Meet NAREB President Donnell Spivey: Looking to increase black home ownership


June is National Home Ownership Month. The goal of the month-long initiative is to develop programs and incentives to help every American citizen realize the dream of homeownership. Donnell Spivey is the president of NAREB (The National Association of Real Estate Brokers). Spivey was elected to a two-year term in 2013, and has been a Real Estate agent for nearly 30 years.

“Homeownership is so important to our community because it makes us feel more inclusive,” said Spivey. “I believe that if we are more included in our community, we value our community more. The importance of homeownership needs to be the focus of any city – especially amongst the African American community.”

He added, “Many of the homebuyers I service are first-generation buyers who did not have the luxury of a father, great grandfather, or other relative to talk to them about the importance, nor the value of homeownership. This is why NAREB started the State of Housing in Black America (SHIBA). We believe that the lack of education has kept a lot of the African American people out of homeownership.”

NAREB was formed in 1947 by chartered African American real estate professionals out of a need to secure the right to equal housing opportunities, regardless of race, creed, or color. For more than 60 years, NAREB has participated in meaningful legal challenges and has supported legislative initiatives that ensure the availability of fair and affordable housing for all Americans. NAREB has local chapters across the country, who embrace the ideals and mission of “promoting democracy in housing.”

According to Spivey, SHIBA efforts includes sponsoring homeownership events across the country.

“These events focus on educating the real estate professional and the consumers,” said Spivey. Since 2014, we have put on 12 events in various places across the country including Detroit, Miami, Chicago, Prince Georges, Maryland, San Francisco, Boston and Philadelphia. Five more are scheduled between now and August.”

He added, “Our first SHIBA event was held at New Shiloh Baptist Church in Baltimore. I attend New Shiloh. Close to 200 people attended. This event was comprised of workshops with topics that included credit scores, retirement, homeownership, stocks, and wealth building. The response from these events have been tremendous, and we will continue to present them.”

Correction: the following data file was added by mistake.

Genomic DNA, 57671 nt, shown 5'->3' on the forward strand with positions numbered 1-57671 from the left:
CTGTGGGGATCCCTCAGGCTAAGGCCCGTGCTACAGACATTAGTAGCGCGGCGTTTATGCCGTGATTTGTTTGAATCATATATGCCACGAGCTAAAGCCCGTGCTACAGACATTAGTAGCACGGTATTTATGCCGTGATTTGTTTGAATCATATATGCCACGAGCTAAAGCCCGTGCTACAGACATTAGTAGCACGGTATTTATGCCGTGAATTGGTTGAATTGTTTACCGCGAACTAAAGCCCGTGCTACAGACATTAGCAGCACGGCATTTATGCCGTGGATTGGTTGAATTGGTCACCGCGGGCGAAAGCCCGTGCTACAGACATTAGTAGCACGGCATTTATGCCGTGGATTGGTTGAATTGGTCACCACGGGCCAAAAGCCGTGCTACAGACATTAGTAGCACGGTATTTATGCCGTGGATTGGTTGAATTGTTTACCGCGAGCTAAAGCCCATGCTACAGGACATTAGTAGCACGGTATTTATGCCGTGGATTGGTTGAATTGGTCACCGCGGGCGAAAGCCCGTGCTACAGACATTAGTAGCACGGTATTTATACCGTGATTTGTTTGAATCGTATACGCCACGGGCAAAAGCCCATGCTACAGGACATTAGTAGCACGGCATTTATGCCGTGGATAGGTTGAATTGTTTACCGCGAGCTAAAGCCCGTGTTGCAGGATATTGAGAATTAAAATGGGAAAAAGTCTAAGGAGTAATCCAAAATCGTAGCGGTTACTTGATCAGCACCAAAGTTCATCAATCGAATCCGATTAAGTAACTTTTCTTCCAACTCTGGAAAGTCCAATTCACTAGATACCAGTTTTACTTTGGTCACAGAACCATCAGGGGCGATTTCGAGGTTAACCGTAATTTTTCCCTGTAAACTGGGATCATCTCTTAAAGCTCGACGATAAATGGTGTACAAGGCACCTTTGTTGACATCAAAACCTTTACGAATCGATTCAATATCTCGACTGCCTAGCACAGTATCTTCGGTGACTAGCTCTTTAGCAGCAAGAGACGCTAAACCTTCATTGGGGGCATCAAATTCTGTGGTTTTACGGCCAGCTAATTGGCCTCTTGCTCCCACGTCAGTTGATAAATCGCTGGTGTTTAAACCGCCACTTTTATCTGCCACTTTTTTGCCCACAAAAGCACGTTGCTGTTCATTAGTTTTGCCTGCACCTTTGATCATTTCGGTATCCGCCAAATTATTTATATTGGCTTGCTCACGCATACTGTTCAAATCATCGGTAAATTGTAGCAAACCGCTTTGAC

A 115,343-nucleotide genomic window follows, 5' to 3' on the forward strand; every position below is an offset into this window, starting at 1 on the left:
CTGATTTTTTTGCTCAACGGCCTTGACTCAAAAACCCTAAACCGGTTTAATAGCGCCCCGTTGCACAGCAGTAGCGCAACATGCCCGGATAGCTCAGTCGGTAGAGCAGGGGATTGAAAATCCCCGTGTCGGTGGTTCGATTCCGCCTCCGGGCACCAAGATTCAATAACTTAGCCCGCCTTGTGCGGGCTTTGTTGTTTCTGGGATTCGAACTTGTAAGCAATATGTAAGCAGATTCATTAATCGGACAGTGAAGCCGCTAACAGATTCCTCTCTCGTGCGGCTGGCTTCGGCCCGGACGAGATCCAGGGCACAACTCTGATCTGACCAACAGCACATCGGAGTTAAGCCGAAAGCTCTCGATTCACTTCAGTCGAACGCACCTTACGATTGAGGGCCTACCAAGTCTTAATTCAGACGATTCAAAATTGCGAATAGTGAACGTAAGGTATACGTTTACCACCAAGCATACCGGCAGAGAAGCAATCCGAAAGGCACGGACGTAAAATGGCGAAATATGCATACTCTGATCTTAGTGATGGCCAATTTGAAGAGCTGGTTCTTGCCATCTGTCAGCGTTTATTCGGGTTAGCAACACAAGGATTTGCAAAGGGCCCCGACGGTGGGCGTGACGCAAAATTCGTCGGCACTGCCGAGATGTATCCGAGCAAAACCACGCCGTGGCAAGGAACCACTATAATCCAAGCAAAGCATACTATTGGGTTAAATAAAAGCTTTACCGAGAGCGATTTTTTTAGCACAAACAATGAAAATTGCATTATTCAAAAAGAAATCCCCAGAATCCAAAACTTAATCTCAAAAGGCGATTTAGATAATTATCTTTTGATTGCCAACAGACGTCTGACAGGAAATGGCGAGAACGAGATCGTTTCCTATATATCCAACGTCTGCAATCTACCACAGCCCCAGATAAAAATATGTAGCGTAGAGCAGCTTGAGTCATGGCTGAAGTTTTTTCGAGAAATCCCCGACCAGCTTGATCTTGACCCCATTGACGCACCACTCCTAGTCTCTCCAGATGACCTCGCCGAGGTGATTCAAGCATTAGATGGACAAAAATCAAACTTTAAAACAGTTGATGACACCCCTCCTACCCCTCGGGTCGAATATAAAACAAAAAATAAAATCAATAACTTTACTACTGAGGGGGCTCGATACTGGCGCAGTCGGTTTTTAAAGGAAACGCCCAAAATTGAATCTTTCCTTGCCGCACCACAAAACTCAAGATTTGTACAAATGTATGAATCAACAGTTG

Spivey talked about the importance of homeownership.

“Homeownership is something we need to focus on – especially in the African-American community,” said Spivey. “It is our number one way of building wealth. African American people need to build generational wealth. We use the equity in our homes for many things. These things include sending our kids to college, starting a business, and to pass wealth on to our children.”

Spivey is the broker/owner of Exit Spivey Professional Realty in Ellicott City. He also talked about how America’s foreclosure crisis hurt the black community.

“Many former homeowners lost their homes during the foreclosure crisis,” said Spivey. “Our community was preyed on to get them to refinance into exotic loans. Many people, refinanced, pulled their equity out, and got an ARM (Adjustable Rate Mortgage.) When the market and rate changed, they could not afford the payments or could not refinance their homes because the value had gone down.”

He continued, “Many former homeowners have become reluctant to purchase a home today. Many who lost their homes have gone into the rental market. The rental housing market has skyrocketed. The high rent people are paying now is also preventing them for saving money to make another housing purchase.”

Through SHIBA, efforts are underway to help restore black homeownership.

“One out of five African-Americans lost their home during the foreclosure crisis,” said Spivey. “As a result, the black community lost about 55 percent of their wealth. In 2013, we presented these statistics to the Congressional Black Caucus. This is why we started SHIBA.”

Spivey said other efforts include changing the Credit and FICO Score Models, and to stop FHA (Federal Housing Administration) loans from charging mortgage insurance for the life of the loan. Typically, an FHA loan is one of the easiest types of mortgage loans to qualify for because it requires a low down payment.

“With the FHA, the mortgage insurance would continue until you pay the entire loan off,” said Spivey. “Paying mortgage insurance for the life of the loan hinders buyers from building wealth because they are paying money for insurance that does not benefit them.”

He added, “After presenting statistics to the Congressional Black Caucus, we said we were going to stop talking about it and come up with solutions – and that solution was education. The ultimate outcome is to increase homeownership rate in the African-American community.”